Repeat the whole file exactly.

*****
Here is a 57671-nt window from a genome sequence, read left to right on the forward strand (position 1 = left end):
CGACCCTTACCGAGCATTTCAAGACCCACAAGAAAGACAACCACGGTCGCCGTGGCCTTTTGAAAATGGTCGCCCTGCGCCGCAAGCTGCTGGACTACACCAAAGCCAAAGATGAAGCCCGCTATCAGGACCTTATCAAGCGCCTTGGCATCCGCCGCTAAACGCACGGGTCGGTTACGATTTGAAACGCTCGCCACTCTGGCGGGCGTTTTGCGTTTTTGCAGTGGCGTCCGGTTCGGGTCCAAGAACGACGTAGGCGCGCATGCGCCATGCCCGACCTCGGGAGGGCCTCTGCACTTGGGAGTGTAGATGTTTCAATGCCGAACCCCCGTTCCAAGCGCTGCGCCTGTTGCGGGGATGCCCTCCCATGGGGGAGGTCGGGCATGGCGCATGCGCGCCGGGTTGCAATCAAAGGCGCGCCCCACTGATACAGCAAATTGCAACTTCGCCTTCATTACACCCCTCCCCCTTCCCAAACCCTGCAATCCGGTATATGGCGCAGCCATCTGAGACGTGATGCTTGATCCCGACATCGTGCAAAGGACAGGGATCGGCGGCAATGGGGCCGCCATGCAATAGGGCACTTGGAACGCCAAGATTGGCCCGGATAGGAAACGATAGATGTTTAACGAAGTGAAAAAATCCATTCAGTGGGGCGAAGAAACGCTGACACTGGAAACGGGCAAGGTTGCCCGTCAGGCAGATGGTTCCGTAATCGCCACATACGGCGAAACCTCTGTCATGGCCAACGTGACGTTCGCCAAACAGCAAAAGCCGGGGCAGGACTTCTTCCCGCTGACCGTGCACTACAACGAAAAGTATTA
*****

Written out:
Here is a 57671-nt window from a genome sequence, read left to right on the forward strand (position 1 = left end):
CGACCCTTACCGAGCATTTCAAGACCCACAAGAAAGACAACCACGGTCGCCGTGGCCTTTTGAAAATGGTCGCCCTGCGCCGCAAGCTGCTGGACTACACCAAAGCCAAAGATGAAGCCCGCTATCAGGACCTTATCAAGCGCCTTGGCATCCGCCGCTAAACGCACGGGTCGGTTACGATTTGAAACGCTCGCCACTCTGGCGGGCGTTTTGCGTTTTTGCAGTGGCGTCCGGTTCGGGTCCAAGAACGACGTAGGCGCGCATGCGCCATGCCCGACCTCGGGAGGGCCTCTGCACTTGGGAGTGTAGATGTTTCAATGCCGAACCCCCGTTCCAAGCGCTGCGCCTGTTGCGGGGATGCCCTCCCATGGGGGAGGTCGGGCATGGCGCATGCGCGCCGGGTTGCAATCAAAGGCGCGCCCCACTGATACAGCAAATTGCAACTTCGCCTTCATTACACCCCTCCCCCTTCCCAAACCCTGCAATCCGGTATATGGCGCAGCCATCTGAGACGTGATGCTTGATCCCGACATCGTGCAAAGGACAGGGATCGGCGGCAATGGGGCCGCCATGCAATAGGGCACTTGGAACGCCAAGATTGGCCCGGATAGGAAACGATAGATGTTTAACGAAGTGAAAAAATCCATTCAGTGGGGCGAAGAAACGCTGACACTGGAAACGGGCAAGGTTGCCCGTCAGGCAGATGGTTCCGTAATCGCCACATACGGCGAAACCTCTGTCATGGCCAACGTGACGTTCGCCAAACAGCAAAAGCCGGGGCAGGACTTCTTCCCGCTGACCGTGCACTACAACGAAAAGTATTA